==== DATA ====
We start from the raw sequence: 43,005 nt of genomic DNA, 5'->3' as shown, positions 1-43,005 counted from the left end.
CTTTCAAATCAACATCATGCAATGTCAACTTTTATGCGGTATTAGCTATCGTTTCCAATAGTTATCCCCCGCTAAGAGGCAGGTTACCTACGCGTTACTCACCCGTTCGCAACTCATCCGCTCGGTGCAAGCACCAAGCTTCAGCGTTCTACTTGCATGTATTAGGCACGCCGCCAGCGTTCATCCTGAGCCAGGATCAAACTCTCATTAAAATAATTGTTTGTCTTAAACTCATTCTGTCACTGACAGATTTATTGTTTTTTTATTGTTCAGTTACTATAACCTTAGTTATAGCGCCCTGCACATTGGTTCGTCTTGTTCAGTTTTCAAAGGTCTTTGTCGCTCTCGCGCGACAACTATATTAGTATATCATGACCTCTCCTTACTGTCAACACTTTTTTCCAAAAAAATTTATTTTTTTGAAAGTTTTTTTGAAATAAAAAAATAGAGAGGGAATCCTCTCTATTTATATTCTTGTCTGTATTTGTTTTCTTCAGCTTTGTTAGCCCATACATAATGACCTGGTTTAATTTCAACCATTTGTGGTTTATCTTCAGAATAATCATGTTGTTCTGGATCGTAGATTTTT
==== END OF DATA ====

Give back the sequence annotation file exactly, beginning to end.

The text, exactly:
We start from the raw sequence: 43,005 nt of genomic DNA, 5'->3' as shown, positions 1-43,005 counted from the left end.
CTTTCAAATCAACATCATGCAATGTCAACTTTTATGCGGTATTAGCTATCGTTTCCAATAGTTATCCCCCGCTAAGAGGCAGGTTACCTACGCGTTACTCACCCGTTCGCAACTCATCCGCTCGGTGCAAGCACCAAGCTTCAGCGTTCTACTTGCATGTATTAGGCACGCCGCCAGCGTTCATCCTGAGCCAGGATCAAACTCTCATTAAAATAATTGTTTGTCTTAAACTCATTCTGTCACTGACAGATTTATTGTTTTTTTATTGTTCAGTTACTATAACCTTAGTTATAGCGCCCTGCACATTGGTTCGTCTTGTTCAGTTTTCAAAGGTCTTTGTCGCTCTCGCGCGACAACTATATTAGTATATCATGACCTCTCCTTACTGTCAACACTTTTTTCCAAAAAAATTTATTTTTTTGAAAGTTTTTTTGAAATAAAAAAATAGAGAGGGAATCCTCTCTATTTATATTCTTGTCTGTATTTGTTTTCTTCAGCTTTGTTAGCCCATACATAATGACCTGGTTTAATTTCAACCATTTGTGGTTTATCTTCAGAATAATCATGTTGTTCTGGATCGTAGATTTTT